Faster trains, slower stations

This government often lacks a sense of irony and timing.

This week they proudly announced 20 minutes had been lopped off the train journey time from a London station to Paris, after substantial taxpayer expense.

At the same time they announced that they intended to introduce some security scanning at larger stations, including St Pancras, and make it more difficult to get a car anywhere near the station.

When I asked Jacqui Smith sometime ago to explain why they introduced such time consuming security at Heathrow but not at railway stations, I did so in the hope they would streamline the airport system. Instead the government, as always, has opted for levelling up misery rather than levelling down government encumbrance.

We may discover after further large expenditure on physical barriers and security systems at St Pancras that passengers lose the 20 minutes gained by a faster train in more delays getting to the station and on the station before being allowed to board the train.

It is high time transport experts and Ministers started thinking about total journey time, not just about station to station journey time. For many people in southern London a cross channel train from St Pancras is going to take a lot longer than one from Waterloo, as they will take longer to get to the station, whilst for those to the north of central London they will have a gain. It is important that we do not go from redistributing the pain to inflicting more on anyone trying to reach and use a station.

Improved security should come from improved concourse monitoring, better intelligence and intelligence inspired checks on those who might be terrorists, rather than on blanket checks on everyone.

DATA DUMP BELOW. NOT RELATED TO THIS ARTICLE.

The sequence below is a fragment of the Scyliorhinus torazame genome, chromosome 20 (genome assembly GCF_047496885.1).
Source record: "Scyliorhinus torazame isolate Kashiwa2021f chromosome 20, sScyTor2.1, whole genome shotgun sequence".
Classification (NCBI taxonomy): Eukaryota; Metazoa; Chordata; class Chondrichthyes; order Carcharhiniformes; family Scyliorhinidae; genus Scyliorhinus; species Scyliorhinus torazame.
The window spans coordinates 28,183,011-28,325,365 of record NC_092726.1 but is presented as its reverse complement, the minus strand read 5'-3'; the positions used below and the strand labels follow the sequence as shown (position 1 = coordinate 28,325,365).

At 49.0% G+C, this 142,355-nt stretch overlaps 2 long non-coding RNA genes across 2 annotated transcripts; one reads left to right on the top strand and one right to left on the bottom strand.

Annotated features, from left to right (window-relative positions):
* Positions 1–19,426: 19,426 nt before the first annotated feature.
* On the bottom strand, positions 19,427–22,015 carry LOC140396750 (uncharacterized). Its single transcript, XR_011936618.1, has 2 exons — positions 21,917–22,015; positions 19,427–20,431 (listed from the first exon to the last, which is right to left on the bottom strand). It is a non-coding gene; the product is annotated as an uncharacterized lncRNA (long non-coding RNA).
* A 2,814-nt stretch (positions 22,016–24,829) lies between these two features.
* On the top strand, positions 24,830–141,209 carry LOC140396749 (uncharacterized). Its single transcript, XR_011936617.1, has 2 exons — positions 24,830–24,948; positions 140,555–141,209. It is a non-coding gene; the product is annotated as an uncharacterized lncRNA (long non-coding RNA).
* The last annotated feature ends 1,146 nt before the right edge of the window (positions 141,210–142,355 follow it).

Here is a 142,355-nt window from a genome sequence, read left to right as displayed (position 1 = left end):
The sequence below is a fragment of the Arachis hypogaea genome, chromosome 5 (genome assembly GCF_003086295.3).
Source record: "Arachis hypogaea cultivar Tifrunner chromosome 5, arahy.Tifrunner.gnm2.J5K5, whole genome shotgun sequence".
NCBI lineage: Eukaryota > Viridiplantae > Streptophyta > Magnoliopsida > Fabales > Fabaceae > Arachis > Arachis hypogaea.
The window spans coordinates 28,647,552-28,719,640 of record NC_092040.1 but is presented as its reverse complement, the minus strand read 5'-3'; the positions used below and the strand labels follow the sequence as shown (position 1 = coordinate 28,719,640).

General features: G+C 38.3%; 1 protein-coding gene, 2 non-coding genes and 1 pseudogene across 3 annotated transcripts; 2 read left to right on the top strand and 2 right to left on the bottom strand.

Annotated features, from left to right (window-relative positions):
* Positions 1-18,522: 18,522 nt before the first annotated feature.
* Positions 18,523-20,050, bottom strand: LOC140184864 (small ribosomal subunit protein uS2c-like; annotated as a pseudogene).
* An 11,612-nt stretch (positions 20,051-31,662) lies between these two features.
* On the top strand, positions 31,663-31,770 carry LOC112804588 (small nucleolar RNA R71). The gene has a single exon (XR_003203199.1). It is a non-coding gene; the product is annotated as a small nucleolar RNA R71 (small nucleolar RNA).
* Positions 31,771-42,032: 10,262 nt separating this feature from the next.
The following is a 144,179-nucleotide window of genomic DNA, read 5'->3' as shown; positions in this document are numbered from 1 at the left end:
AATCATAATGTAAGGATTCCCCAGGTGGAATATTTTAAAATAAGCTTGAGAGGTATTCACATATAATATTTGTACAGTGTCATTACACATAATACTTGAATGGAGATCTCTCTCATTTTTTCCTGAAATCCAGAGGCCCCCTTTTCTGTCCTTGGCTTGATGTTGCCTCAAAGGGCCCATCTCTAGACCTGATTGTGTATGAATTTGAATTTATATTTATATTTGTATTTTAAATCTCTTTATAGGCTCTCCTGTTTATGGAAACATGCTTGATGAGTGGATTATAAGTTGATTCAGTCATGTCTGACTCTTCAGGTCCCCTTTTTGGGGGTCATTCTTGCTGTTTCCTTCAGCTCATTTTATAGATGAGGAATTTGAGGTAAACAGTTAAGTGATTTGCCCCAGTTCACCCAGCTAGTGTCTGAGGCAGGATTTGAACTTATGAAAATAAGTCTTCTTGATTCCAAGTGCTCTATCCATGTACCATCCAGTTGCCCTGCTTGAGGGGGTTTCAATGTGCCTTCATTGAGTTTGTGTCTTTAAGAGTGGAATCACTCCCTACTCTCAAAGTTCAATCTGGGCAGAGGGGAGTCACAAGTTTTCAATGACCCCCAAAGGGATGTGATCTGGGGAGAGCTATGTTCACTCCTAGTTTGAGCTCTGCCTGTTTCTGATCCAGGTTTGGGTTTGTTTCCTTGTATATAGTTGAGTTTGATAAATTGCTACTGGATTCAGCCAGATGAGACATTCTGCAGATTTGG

This entry was posted in Blog. Bookmark the permalink. Both comments and trackbacks are currently closed.

6 Comments

  1. Nigel Sedgwick
    Posted November 17, 2007 at 10:45 am | Permalink

    John Redwood writes: “When I asked Jacqui Smith sometime ago to explain why they introduced such time consuming security at Heathrow but not at railway stations, I did so in the hope they would streamline the airport system. Instead the government, as always, has opted for levelling up misery rather than levelling down government encumbrance.”

    I am not convinced that this was a good question.

    Though no expert in the matter, I would have thought that the death, injury and damage done by a successful terrorist attack against an aircraft is significantly greater, on average, than against a train (or other ground-based target).

    Thus, there is surely greater benefit per unit cost (including inconvenience), in more stringent anti-terrorist measures for aircraft than for trains.

    That does not mean, or course, that some of the more draconian measures at airports are, themselves, worthwhile. On this, it is surely clear that things have gone too far and that the patience of the public is nearing exhaustion.

    Best regards

    Reply: Not so – a train carries more passengers than a plane. Everyone is 100% dead. The point is that some of the security at the airport is unhelpful to preventing attacks. There is so much concentration on making it difficult to get airside that it leaves people more vulnerable to surface attack at check in.

  2. Peter Turner
    Posted November 17, 2007 at 12:05 pm | Permalink

    If the government introduces security measures at our larger stations how will this protect us when a terrorist, with a bomb, boards a train at a smaller station to avoid security and then travels to the larger station to detonate?

    reply: It doesn't. But why assume the measures at larger stations will make people safer there? Terrorists adjust their plans to whatever "security" measures there are in place.

  3. Neil Craig